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G3RZP
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« Reply #7 on: April 16, 2012, 12:49:43 AM »

You would have to change the socket, and you would have way too much drive for either a 4-250 or a 4-400 as a tetrode. You  might get away with strapping grid and screen grid and run it as a triode, although it would have a higher mu than a 250TH.

Whether the filament transformer would stand it is another matter. It's 40% more current, so that's a pretty hefty overload.

I'd just buy some 250TH tubes, and regularly swap them around.
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K1ZJH
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« Reply #8 on: April 16, 2012, 10:01:39 AM »

Triode connected 4-400 tubes might work in GG amplifiers, but for the BC-610
I'd wonder how you would get them into Class C (assuming you are going to
use high level plate moduation...) and in grounded cathode I'd also wonder if
you'd be able to neutralize them?

Just musing.

Pete
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G3RZP
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« Reply #9 on: April 16, 2012, 01:55:22 PM »

I haven't looked in detail at the  data sheets. Let's assume that you could strap screen and grid and run grounded cathode. You'd probably want zero or very little bias to put it into Class C, and hopefully the present neutralising would have enough range to be OK. Even assuming the filament transformer can stand a 40% overload.

I'd still bite the bullet and buy 250 TH tubes.
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WA5VGO
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« Reply #10 on: April 16, 2012, 03:47:38 PM »

3-500Z would be a much better choice.

Darrell
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K1ZJH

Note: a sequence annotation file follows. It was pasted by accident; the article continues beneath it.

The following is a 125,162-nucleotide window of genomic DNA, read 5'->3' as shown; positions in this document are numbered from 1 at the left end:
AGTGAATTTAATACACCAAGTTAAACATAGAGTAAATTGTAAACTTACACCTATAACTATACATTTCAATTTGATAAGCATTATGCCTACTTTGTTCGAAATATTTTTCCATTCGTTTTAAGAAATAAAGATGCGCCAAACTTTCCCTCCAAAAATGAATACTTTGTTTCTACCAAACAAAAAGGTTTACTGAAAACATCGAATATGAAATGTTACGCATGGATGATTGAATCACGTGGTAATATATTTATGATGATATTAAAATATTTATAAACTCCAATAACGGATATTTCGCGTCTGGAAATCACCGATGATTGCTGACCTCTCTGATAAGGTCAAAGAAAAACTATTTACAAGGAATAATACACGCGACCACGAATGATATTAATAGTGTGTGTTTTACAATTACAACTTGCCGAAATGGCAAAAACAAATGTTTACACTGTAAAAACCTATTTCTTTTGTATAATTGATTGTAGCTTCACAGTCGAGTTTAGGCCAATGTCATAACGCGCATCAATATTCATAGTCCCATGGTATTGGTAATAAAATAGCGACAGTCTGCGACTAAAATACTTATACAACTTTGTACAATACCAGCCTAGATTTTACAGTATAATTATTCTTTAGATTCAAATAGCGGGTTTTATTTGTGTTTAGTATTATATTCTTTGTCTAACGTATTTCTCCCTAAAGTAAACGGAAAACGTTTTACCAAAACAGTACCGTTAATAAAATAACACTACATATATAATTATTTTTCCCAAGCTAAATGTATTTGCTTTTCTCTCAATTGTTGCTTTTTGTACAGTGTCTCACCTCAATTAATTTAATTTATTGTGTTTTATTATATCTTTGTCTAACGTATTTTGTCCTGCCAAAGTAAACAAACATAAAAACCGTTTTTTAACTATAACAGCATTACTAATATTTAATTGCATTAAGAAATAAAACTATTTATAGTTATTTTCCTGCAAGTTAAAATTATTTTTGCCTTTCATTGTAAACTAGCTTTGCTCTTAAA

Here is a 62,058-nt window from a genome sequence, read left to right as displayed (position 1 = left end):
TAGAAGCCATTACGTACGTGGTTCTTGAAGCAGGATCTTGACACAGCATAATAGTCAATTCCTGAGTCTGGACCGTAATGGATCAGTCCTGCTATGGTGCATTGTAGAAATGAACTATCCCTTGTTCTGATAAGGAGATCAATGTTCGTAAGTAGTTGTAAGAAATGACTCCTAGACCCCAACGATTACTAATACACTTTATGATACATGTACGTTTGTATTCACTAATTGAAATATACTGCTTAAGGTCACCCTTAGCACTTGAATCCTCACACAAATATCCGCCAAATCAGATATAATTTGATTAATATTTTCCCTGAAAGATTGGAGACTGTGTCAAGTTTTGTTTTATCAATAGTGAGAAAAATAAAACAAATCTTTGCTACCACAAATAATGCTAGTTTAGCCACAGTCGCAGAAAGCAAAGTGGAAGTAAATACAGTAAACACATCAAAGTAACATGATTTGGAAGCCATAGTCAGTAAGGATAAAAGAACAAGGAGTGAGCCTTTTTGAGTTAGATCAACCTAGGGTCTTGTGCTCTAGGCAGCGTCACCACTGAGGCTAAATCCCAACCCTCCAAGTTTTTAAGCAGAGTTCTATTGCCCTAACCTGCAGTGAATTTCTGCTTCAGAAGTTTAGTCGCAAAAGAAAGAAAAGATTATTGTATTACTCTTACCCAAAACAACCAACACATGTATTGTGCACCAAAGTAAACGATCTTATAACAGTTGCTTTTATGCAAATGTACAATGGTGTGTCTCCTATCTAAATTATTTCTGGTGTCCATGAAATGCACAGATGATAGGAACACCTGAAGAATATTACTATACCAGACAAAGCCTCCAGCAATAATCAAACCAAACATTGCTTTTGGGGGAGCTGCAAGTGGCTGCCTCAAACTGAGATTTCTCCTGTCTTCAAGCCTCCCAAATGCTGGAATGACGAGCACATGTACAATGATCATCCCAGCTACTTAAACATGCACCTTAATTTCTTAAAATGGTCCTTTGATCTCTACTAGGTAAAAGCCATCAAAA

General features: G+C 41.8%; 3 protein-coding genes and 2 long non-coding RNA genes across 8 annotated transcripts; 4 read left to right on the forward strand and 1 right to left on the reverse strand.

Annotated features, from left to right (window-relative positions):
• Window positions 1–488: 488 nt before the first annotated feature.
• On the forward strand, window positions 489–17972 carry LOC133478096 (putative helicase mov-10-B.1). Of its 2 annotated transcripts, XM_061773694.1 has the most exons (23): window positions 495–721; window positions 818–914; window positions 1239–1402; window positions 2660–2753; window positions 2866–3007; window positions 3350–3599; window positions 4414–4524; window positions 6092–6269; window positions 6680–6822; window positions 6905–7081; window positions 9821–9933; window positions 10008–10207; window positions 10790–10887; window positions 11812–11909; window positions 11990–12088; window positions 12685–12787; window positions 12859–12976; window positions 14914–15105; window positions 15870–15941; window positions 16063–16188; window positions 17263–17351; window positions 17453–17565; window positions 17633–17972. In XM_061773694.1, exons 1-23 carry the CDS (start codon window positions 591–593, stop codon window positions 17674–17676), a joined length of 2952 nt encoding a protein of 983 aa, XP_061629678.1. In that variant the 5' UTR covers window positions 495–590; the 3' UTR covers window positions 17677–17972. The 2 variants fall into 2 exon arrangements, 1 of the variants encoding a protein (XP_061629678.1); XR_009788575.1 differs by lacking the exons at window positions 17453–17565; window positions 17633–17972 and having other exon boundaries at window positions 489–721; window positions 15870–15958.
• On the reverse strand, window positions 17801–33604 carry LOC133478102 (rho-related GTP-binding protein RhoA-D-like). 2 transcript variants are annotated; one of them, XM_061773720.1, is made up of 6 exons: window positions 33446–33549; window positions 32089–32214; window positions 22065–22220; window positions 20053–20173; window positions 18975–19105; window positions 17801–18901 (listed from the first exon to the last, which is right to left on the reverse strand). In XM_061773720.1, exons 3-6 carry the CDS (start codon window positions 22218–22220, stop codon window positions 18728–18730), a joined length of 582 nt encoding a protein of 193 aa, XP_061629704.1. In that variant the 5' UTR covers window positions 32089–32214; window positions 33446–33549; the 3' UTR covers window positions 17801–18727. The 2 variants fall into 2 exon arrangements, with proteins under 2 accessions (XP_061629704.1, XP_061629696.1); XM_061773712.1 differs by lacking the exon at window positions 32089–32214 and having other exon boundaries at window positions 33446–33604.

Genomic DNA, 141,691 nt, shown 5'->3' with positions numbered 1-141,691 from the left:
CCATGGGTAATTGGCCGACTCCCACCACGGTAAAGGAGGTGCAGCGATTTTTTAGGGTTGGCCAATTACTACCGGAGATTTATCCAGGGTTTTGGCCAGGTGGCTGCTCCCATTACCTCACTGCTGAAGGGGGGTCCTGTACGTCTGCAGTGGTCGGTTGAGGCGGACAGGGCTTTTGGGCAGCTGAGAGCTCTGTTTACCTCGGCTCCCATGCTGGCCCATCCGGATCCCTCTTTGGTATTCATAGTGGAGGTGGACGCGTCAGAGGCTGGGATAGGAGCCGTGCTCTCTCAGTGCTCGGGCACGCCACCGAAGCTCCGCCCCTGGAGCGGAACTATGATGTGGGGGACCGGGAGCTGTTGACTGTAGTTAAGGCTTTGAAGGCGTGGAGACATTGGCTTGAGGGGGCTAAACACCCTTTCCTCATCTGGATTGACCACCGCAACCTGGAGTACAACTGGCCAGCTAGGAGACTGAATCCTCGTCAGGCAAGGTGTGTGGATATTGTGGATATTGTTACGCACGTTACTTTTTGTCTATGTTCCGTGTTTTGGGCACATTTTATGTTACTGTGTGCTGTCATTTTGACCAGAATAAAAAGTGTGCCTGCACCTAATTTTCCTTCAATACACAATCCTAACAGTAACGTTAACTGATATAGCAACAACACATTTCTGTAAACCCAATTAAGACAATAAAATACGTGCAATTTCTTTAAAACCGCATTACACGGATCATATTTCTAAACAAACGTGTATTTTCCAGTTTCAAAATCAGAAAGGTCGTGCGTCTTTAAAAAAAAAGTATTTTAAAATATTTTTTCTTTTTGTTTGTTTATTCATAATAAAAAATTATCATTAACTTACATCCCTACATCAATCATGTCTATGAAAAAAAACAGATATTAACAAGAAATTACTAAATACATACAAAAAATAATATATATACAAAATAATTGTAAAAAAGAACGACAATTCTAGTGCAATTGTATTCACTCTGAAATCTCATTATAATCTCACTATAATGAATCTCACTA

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« Reply #11 on: April 16, 2012, 03:53:14 PM »

A 4-400 is a drop in replacement for a 3-500Z in grounded grid linear.

Pete
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G3RZP
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« Reply #12 on: April 17, 2012, 03:11:56 AM »

We aren't talking grounded grid or linear. It's grounded cathode, grid driven, neutralised, Class C and the 250TH has a mu of about 35.
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K1ZJH
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« Reply #13 on: April 17, 2012, 06:27:20 AM »

The tube doesn't know if it is grid or cathode driven Smiley

I suspect with the grids tied together it is running closer to AB even with no cathode bias.
I wonder if the tube will be fully in the Class C region unless some screen voltage is used.
I could be wrong, but   I recall the 3-500Z was advertised as being a zero
bias tube.

Pete
« Last Edit: April 17, 2012, 06:47:47 AM by K1ZJH » Logged
G3RZP
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Posts: 4391




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« Reply #14 on: April 17, 2012, 07:22:11 AM »

The difference is in the drive requirements. Although the 250TH requires fair amount of drive, it's nothing like the requirements to drive a 4-250 or 4-400 in GG. So GG is out - besides which, there's no filament choke. Then add the fact that the impedances are totally different, as are the capacities, so it may not neutralise in grounded cathode. Even a 3-500Z would need bias to make it Class C, and the tetrode will need some - but not as much as at present. All in all, I stick to the position that biting the bullet and buying several good 250THs (call it insurance for the future) is the way to go.....

Run them up the same way as advised for the 100TH in another thread here.

If I REALLY had to change tubes, I'd look at a 833A. Overkill, yes, but slightly less like rocking horse manure...